Cancer question

This is not a request for medical advice. I found out someone I know was diagnosed with cancer, and I want to get some idea of what’s going on based on what little second-hand information I have. All I know was that this person was diagnosed with melanoma (yes, I know that alone means “pretty serious”), but the primary site was not found. Does this likely mean it has metastasized already, and melanoma cells were found elsewhere in the body? Any speculation on prognosis?

You have to look at melanoma as the starting point. Okay, someone has melanoma. The dangerous thing about it is that melanoma is very likely to metastasize. It can be found on various parts of the skin…different areas, but I don’t believe that means it metastasized – the skin is one organ.

If cancer shows up somewhere else, other than the skin, then it has metastisized (unless it is a huge coincidence that say liver cancer developed on its own simultaneously).

usually the melanoma is surgically removed and then may or may not be treated with radiation

it might not be that bad, but you never know

Thanks, but what I’m really confused about is “no initial site found” - at least I think that’s what I was told. How does that happen, and if it isn’t found, how would they diagnose melanoma?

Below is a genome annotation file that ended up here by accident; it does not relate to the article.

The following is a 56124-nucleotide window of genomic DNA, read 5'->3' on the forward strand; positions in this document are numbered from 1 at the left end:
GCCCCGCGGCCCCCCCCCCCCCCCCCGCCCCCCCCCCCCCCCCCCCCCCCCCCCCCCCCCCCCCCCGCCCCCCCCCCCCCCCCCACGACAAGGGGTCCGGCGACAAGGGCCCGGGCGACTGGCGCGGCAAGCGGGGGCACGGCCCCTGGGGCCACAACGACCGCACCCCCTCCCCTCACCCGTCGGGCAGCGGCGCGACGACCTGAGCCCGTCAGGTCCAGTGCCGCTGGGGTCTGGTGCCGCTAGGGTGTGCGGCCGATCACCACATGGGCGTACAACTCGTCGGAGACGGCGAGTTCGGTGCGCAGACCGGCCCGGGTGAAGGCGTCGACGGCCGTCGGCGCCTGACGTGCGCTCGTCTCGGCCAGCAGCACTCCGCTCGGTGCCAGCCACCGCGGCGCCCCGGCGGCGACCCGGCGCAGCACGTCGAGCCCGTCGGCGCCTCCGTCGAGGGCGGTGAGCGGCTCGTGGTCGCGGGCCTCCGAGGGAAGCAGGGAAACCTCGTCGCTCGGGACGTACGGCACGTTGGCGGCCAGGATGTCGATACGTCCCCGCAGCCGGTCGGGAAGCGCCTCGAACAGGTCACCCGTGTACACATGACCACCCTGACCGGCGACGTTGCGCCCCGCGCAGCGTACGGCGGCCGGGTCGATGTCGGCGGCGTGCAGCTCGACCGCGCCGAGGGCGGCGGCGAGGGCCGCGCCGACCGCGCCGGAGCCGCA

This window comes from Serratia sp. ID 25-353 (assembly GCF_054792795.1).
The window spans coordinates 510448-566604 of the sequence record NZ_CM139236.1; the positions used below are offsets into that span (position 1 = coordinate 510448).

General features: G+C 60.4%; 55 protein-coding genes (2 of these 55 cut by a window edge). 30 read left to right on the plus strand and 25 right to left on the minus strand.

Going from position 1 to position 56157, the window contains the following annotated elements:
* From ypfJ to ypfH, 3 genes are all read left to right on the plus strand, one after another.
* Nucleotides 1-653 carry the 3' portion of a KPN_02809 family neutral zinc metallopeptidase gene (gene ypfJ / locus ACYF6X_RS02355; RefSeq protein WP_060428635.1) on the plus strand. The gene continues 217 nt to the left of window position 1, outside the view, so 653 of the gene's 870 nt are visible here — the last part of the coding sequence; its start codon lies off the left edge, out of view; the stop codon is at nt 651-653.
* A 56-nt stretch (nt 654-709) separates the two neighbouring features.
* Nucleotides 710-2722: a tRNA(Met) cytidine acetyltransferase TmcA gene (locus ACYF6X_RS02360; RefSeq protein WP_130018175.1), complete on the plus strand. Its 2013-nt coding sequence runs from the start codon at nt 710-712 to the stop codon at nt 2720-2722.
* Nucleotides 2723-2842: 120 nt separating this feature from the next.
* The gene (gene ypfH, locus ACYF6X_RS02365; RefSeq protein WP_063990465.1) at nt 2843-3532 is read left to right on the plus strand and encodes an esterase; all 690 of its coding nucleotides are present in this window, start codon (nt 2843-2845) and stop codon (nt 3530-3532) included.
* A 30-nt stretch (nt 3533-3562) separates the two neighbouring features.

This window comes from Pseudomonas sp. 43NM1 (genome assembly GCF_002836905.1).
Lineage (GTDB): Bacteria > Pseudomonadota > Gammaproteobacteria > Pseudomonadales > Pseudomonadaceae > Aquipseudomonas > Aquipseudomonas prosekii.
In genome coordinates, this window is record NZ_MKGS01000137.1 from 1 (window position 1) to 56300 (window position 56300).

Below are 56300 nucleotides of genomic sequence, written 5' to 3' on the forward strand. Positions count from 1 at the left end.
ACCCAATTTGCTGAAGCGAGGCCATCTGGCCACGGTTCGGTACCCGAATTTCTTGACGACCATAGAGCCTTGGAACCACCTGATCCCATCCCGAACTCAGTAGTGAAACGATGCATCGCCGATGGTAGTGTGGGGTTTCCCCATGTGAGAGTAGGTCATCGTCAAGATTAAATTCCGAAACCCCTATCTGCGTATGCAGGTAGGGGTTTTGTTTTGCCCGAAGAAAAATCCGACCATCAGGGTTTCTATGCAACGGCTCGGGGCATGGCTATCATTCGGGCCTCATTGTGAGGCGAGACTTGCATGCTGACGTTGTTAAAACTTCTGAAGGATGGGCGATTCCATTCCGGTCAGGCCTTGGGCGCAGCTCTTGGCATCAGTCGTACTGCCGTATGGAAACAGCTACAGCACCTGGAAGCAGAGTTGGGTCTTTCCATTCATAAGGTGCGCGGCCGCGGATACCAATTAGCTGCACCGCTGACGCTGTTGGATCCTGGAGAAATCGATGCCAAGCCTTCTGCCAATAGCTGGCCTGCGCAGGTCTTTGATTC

Sounds like a bad situation. Finding melanoma in an obvious metastasis rather than at a primary skin site means the cancer has spread. Excision alone is no longer a viable treatment. Chemo and possible radiation would probably be called for along with possible debulking, interferon, etc. etc.

It is not unusual to find melanoma by metastasis but not find the primary skin lesion. Sometimes the primary lesion resolves after the cancer has spread. I wish we knew why it happens, so we could use it to treat patients.

Melanoma that has already spread is difficult to treat and results in death far more often than not.

Sorry. :frowning:

Oh, and essentially you diagnose melanoma in a metastasis by looking under the microscope and seeing lots of melanoma cells in the tumor.

How does that differ from looking at the primary site?

Well, it think the mets can be anywhere - like in a lung or a liver or a brain or whatever. If they did a biopsy of a growth in such a site, and found a boat-load of melanoma cells, they would know that it was a met, as opposed to a primary cancer. I think…

Damn. That’s what I was afraid of. :frowning: :frowning:

But thanks for the straight answer.

That is essentially correct. Trouble with melanoma is that, besides the “unknown primary site” problem that Qadgop mentioned, it can metastasize to just about any site imaginable.

Without a known cutaneous primary, you’d also want to do a few confirmatory immunohistochemical stains (e.g. HMB45, MART-1) to confirm the diagnosis of melanoma as well, since melanoma cells can often mimic primary carcinomas in appearance.